In 1902, Francisco de Paula Rodrigues Alves was elected President of Brazil. He continued an ambitious urban renewal program begun by his predecessors to modernize or “civilize” Rio, as the program came to be known.2 At that time, sugar and coffee plantation owners wanted to attract European workers to replace the African slaves on which they had depended. (Brazil abolished slavery in 1888; it was the last country in the Western Hemisphere to do so.) The Brazilian government was also eager to attract European business and investment. Brazil was in competition with Argentina for European capital and labor; Rio was in competition with Buenos Aires for this commerce. Rio had the advantage of great physical beauty but had a much higher burden of infectious diseases, and suffered from recurrent epidemics of yellow fever, smallpox, malaria, and plague. Rodrigues Alves understood that these diseases prevented Rio from becoming an attractive destination for Brazilian citizens or for foreign workers and capital, and he turned his attention to eradicating communicable diseases in the city. He appointed Cruz as Director General of Public Health over the objections of people who were suspicious of the new ideas about infectious diseases.

Cruz’s first task as Director General of Public Health was to eradicate yellow fever from Rio. Yellow fever had come to Brazil in the seventeenth century, most probably due to the slave trade. It became a prominent disease in the nineteenth century and was first reported in Rio in 1850. Yellow fever was such a feared disease that at least one emperor refused to mention its name but referred only to “an epidemic fever” in the city, and physicians who diagnosed it were criticized as “meddlesome foreigners” or even branded as terrorists.3 After that, there were recurrent epidemics of yellow fever in Rio for the rest of the nineteenth century.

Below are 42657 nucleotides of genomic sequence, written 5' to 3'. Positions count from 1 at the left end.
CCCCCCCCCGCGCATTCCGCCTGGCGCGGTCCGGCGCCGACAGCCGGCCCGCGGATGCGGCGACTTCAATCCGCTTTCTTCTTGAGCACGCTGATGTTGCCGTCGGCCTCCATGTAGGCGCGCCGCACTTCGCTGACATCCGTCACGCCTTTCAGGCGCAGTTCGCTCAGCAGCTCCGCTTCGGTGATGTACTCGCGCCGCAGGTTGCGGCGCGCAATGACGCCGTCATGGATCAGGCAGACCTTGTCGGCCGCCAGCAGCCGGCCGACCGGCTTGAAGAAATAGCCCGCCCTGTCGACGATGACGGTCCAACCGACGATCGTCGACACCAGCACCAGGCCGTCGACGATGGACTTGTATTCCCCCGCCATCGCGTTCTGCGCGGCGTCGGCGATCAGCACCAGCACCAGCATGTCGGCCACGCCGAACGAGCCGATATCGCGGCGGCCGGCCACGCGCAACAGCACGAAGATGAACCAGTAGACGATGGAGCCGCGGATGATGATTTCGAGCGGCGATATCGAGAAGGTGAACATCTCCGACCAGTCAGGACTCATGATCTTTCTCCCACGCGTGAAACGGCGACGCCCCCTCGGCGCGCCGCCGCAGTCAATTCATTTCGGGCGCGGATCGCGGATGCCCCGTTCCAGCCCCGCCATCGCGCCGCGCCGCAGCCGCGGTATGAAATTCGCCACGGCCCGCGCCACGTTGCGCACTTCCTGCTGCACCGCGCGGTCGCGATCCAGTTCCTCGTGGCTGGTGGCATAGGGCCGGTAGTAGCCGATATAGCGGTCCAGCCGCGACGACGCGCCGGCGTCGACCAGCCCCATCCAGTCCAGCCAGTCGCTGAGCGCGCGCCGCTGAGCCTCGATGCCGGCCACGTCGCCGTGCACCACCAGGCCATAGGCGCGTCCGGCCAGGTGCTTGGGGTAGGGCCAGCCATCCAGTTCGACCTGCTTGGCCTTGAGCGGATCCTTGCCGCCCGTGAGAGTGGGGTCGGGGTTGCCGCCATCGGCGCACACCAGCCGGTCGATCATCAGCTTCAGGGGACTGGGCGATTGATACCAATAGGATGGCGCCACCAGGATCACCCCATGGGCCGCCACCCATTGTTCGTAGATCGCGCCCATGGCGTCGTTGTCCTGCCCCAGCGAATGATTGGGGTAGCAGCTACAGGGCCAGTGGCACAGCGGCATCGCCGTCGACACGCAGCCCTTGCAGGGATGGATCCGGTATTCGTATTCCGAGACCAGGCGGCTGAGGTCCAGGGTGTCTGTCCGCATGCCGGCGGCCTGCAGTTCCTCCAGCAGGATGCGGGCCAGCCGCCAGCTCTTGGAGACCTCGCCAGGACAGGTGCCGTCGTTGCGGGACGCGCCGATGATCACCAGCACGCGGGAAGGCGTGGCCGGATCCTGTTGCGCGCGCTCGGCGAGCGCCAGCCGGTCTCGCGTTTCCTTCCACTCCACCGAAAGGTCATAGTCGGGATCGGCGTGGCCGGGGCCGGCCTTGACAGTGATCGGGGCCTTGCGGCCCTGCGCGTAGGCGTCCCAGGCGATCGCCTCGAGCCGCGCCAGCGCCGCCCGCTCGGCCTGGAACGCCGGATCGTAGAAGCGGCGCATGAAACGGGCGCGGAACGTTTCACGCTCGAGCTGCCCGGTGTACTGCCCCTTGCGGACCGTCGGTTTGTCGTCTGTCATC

At this time, the cause of yellow fever was not known. Many physicians believed that it was due to miasmas, or bad air, and advised people to live outside of cities, where the air was cleaner. Others thought that yellow fever was spread by the secretions of infected people and recommended disinfecting their clothing. The Cuban physician Carlos Finlay and the American physician Walter Reed had recently demonstrated that yellow fever was spread by mosquitoes, and they had used this knowledge to kill mosquitoes, poison their breeding grounds, and isolate or quarantine infected patients to rid Havana of yellow fever.4 Cruz used the same strategy in Rio. This was controversial within the medical profession. Some physicians still clung to the miasma theory and others were skeptical of the infectious origin of yellow fever because its virus had not yet been isolated.

As in Santos, people were angry that sanitation workers could enter their homes, spray a foul-smelling disinfectant (probably phenol, or carbolic acid) on their walls, and if the house was too dilapidated recommend it be torn down. Quarantining infected patients was seen as an infringement of individual liberty and was also bad for business. But Cruz persisted and with the support of Rodrigues Alves was successful: yellow fever was eliminated from Rio by 1907 and its incidence in the rest of Brazil was greatly reduced.